Babe Among the Stars: January 2008

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Galaxy Babe's column banner, showing a full moon and some little folk looking up at the sky

Mortal as I am, I know that I am born for a day. But when I follow at my pleasure the serried multitude of the stars in their circular course, my feet no longer touch the earth - Ptolemy


January is 31 days long and named after the Roman god of gates and doorways, Janus. Usually depicted in art as two-faced and looking in opposite directions, the name is now colloquially applied to a duplicitous person.

Why, while I placate other gods, Janus, do I bring the wine and incense first to you? He replied: So that through me, who guard the threshold, you can have access to whichever god you please.

- Ovid.

January Anniversary

Dutch astronomer Jacobus Kapteyn was born on 19 January, 1851. He studied the proper motion of stars, discovering that they weren't random as was thought. What he was recording in his notes was the first description of the rotation of the Milky Way. He was still working at Leiden Observatory in The Netherlands when he died aged 71. The Kapteyn Crater on the Moon and Asteroid 818 Kapteyn are named after him, as well as a red dwarf star he discovered, Kapteyn's Star, in the minor southern constellation Pictor 'the Painter's Easel'.

Know Your Constellations

Mars put on a spectacular show in Gemini 'the Twins' during December and will still be viewable throughout January, although you'll need to be looking for the red planet in the constellation Taurus 'the Bull'. So you don't mix Mars up with the red 'eye of the Bull' - Aldebaran; Mars won't twinkle like the stars do.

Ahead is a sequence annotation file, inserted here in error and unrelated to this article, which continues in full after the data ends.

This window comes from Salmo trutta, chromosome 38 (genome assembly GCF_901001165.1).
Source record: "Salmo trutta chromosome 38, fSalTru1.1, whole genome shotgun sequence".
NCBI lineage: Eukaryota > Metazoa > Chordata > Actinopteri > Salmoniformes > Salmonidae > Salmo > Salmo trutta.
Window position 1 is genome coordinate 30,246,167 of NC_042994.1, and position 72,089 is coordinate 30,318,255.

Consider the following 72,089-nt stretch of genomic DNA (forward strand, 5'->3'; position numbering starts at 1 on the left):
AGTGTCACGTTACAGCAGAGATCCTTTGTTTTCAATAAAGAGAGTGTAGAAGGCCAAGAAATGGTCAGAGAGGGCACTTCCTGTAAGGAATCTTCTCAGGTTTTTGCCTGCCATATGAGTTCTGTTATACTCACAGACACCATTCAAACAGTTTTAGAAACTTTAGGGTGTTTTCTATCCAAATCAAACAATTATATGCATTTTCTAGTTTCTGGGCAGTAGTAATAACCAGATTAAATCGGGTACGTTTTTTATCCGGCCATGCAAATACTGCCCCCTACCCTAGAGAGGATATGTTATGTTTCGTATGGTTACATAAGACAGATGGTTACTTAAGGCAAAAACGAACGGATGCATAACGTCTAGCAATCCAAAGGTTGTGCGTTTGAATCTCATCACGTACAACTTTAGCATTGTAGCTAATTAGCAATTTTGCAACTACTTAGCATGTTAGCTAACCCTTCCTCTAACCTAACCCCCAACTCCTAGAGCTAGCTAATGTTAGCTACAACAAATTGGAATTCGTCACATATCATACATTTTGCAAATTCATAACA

Saturn rises in the east around 9pm local time, and if you train your telescope or binoculars on the fabulous 'Lord of the Rings', you'll see the planet directly overhead around midnight. You'll need to be looking in the constellation Leo 'the Lion'.

Comet 17P Holmes is still putting on a spectacular show, it's unmissable in the constellation Perseus 'the Hero', it has a diameter larger than that of the Sun!

January Diary Dates

  • 18: Coma Berenicids meteor shower: although with an almost-full moon it won't be dark enough for ideal viewing. Best time will be after midnight to pre-dawn.

  • 19: Mars and the crescent moon will rise together immediately after sunset, just ½° apart. You'll need to be looking east.

  • 22: The full moon will be nestled among Messier 44, the Beehive Cluster (Praesepe), a feature of the constellation Cancer 'the Crab', so you have a perfect excuse for moon-gazing!

  • 24: Two days after the full moon it will rise with a new partner, glorious Saturn.

  • 30: An asteroid called 2007 WD5 has a 1/28 chance of impacting with Mars on this date. The asteroid measures approximately 50m in diameter, the same size as the asteroid that exploded over Tunguska, Siberia, a century ago this year.

  • 31: Pre-dawn - Venus and Jupiter are only 1½° apart - you will need a good horizon to view the alignment (look to the south-east).

Phases of the Moon

  • Chat about your celestial observances at the A413876

Babe Among the Stars

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